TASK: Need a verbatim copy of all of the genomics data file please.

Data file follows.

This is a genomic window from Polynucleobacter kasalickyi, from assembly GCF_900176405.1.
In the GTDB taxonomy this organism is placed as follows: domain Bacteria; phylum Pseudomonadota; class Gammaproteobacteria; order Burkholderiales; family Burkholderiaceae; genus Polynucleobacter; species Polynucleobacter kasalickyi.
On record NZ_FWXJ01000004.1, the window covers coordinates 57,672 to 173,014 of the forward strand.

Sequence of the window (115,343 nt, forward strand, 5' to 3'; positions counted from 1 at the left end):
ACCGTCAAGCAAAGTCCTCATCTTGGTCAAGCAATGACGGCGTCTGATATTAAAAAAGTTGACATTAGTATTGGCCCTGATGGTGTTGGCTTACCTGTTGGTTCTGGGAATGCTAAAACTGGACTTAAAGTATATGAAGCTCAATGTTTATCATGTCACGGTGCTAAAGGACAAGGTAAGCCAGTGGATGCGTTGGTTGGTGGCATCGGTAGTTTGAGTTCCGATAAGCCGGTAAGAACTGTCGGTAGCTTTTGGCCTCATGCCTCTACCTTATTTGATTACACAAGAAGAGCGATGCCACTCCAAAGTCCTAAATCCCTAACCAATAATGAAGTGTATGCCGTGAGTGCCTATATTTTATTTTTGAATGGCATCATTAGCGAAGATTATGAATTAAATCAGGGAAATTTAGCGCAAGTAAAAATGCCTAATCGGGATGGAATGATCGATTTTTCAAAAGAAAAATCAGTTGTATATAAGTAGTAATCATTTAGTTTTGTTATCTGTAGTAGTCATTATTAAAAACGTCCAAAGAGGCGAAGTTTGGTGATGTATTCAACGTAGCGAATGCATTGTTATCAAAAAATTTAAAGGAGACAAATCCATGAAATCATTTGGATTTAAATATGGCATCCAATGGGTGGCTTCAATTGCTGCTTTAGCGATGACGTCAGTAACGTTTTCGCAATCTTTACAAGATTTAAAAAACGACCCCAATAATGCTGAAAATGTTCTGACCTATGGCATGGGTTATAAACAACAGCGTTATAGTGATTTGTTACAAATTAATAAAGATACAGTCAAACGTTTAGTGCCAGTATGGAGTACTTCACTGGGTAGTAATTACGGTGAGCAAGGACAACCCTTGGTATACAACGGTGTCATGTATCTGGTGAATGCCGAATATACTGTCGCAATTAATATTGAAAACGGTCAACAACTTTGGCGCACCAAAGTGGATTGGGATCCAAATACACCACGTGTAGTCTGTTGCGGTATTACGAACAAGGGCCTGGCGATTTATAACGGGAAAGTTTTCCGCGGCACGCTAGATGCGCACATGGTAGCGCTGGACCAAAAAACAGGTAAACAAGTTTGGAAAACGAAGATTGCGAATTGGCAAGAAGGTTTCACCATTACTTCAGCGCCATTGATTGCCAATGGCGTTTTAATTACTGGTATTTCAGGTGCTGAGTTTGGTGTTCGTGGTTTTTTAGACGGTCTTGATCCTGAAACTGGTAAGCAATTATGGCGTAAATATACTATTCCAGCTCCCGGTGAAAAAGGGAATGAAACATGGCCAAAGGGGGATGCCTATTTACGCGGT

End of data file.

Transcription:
This is a genomic window from Polynucleobacter kasalickyi, from assembly GCF_900176405.1.
In the GTDB taxonomy this organism is placed as follows: domain Bacteria; phylum Pseudomonadota; class Gammaproteobacteria; order Burkholderiales; family Burkholderiaceae; genus Polynucleobacter; species Polynucleobacter kasalickyi.
On record NZ_FWXJ01000004.1, the window covers coordinates 57,672 to 173,014 of the forward strand.

Sequence of the window (115,343 nt, forward strand, 5' to 3'; positions counted from 1 at the left end):
ACCGTCAAGCAAAGTCCTCATCTTGGTCAAGCAATGACGGCGTCTGATATTAAAAAAGTTGACATTAGTATTGGCCCTGATGGTGTTGGCTTACCTGTTGGTTCTGGGAATGCTAAAACTGGACTTAAAGTATATGAAGCTCAATGTTTATCATGTCACGGTGCTAAAGGACAAGGTAAGCCAGTGGATGCGTTGGTTGGTGGCATCGGTAGTTTGAGTTCCGATAAGCCGGTAAGAACTGTCGGTAGCTTTTGGCCTCATGCCTCTACCTTATTTGATTACACAAGAAGAGCGATGCCACTCCAAAGTCCTAAATCCCTAACCAATAATGAAGTGTATGCCGTGAGTGCCTATATTTTATTTTTGAATGGCATCATTAGCGAAGATTATGAATTAAATCAGGGAAATTTAGCGCAAGTAAAAATGCCTAATCGGGATGGAATGATCGATTTTTCAAAAGAAAAATCAGTTGTATATAAGTAGTAATCATTTAGTTTTGTTATCTGTAGTAGTCATTATTAAAAACGTCCAAAGAGGCGAAGTTTGGTGATGTATTCAACGTAGCGAATGCATTGTTATCAAAAAATTTAAAGGAGACAAATCCATGAAATCATTTGGATTTAAATATGGCATCCAATGGGTGGCTTCAATTGCTGCTTTAGCGATGACGTCAGTAACGTTTTCGCAATCTTTACAAGATTTAAAAAACGACCCCAATAATGCTGAAAATGTTCTGACCTATGGCATGGGTTATAAACAACAGCGTTATAGTGATTTGTTACAAATTAATAAAGATACAGTCAAACGTTTAGTGCCAGTATGGAGTACTTCACTGGGTAGTAATTACGGTGAGCAAGGACAACCCTTGGTATACAACGGTGTCATGTATCTGGTGAATGCCGAATATACTGTCGCAATTAATATTGAAAACGGTCAACAACTTTGGCGCACCAAAGTGGATTGGGATCCAAATACACCACGTGTAGTCTGTTGCGGTATTACGAACAAGGGCCTGGCGATTTATAACGGGAAAGTTTTCCGCGGCACGCTAGATGCGCACATGGTAGCGCTGGACCAAAAAACAGGTAAACAAGTTTGGAAAACGAAGATTGCGAATTGGCAAGAAGGTTTCACCATTACTTCAGCGCCATTGATTGCCAATGGCGTTTTAATTACTGGTATTTCAGGTGCTGAGTTTGGTGTTCGTGGTTTTTTAGACGGTCTTGATCCTGAAACTGGTAAGCAATTATGGCGTAAATATACTATTCCAGCTCCCGGTGAAAAAGGGAATGAAACATGGCCAAAGGGGGATGCCTATTTACGCGGT